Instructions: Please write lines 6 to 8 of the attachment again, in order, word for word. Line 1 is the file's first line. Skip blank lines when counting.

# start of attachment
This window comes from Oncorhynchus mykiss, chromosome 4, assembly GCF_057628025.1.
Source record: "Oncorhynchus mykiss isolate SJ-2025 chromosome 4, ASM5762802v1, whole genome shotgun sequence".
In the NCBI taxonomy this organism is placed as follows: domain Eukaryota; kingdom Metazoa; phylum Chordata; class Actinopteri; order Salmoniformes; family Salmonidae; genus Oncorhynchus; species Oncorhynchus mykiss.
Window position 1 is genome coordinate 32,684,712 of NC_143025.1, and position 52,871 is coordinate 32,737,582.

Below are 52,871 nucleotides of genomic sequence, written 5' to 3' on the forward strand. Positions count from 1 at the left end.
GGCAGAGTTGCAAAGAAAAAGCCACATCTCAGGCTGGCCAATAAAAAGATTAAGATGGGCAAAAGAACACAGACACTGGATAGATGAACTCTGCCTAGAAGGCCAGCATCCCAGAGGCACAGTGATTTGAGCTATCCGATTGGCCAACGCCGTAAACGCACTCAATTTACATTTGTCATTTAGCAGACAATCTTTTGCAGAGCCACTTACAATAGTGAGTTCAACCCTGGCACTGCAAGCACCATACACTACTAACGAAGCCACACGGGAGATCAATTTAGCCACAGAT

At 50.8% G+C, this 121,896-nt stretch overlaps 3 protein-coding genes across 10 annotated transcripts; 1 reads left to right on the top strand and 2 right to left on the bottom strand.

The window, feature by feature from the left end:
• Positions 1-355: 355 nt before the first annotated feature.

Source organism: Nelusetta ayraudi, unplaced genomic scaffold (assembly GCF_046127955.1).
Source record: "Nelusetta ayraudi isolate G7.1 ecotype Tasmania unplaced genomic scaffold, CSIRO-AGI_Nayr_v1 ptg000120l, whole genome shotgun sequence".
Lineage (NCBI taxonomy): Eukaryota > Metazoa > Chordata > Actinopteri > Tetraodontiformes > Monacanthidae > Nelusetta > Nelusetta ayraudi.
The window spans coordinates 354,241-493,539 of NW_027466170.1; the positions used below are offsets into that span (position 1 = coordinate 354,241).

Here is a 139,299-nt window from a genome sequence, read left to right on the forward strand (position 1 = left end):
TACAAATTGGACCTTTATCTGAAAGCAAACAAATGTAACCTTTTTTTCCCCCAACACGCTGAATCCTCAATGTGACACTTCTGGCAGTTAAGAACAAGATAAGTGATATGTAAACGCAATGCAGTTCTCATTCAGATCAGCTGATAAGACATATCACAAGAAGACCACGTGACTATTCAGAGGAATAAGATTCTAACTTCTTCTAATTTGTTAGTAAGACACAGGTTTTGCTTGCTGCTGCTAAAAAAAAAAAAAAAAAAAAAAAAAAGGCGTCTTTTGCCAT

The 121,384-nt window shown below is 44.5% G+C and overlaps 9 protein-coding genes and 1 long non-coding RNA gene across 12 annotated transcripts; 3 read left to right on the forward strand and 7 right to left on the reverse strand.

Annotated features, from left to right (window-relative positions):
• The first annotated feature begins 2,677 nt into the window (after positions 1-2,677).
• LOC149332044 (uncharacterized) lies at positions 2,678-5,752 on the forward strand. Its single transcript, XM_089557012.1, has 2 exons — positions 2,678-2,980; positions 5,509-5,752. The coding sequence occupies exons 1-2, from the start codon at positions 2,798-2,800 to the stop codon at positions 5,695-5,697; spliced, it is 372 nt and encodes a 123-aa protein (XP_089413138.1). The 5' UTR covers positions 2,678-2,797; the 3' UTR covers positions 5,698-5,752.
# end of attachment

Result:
GGCAGAGTTGCAAAGAAAAAGCCACATCTCAGGCTGGCCAATAAAAAGATTAAGATGGGCAAAAGAACACAGACACTGGATAGATGAACTCTGCCTAGAAGGCCAGCATCCCAGAGGCACAGTGATTTGAGCTATCCGATTGGCCAACGCCGTAAACGCACTCAATTTACATTTGTCATTTAGCAGACAATCTTTTGCAGAGCCACTTACAATAGTGAGTTCAACCCTGGCACTGCAAGCACCATACACTACTAACGAAGCCACACGGGAGATCAATTTAGCCACAGAT

At 50.8% G+C, this 121,896-nt stretch overlaps 3 protein-coding genes across 10 annotated transcripts; 1 reads left to right on the top strand and 2 right to left on the bottom strand.

The window, feature by feature from the left end: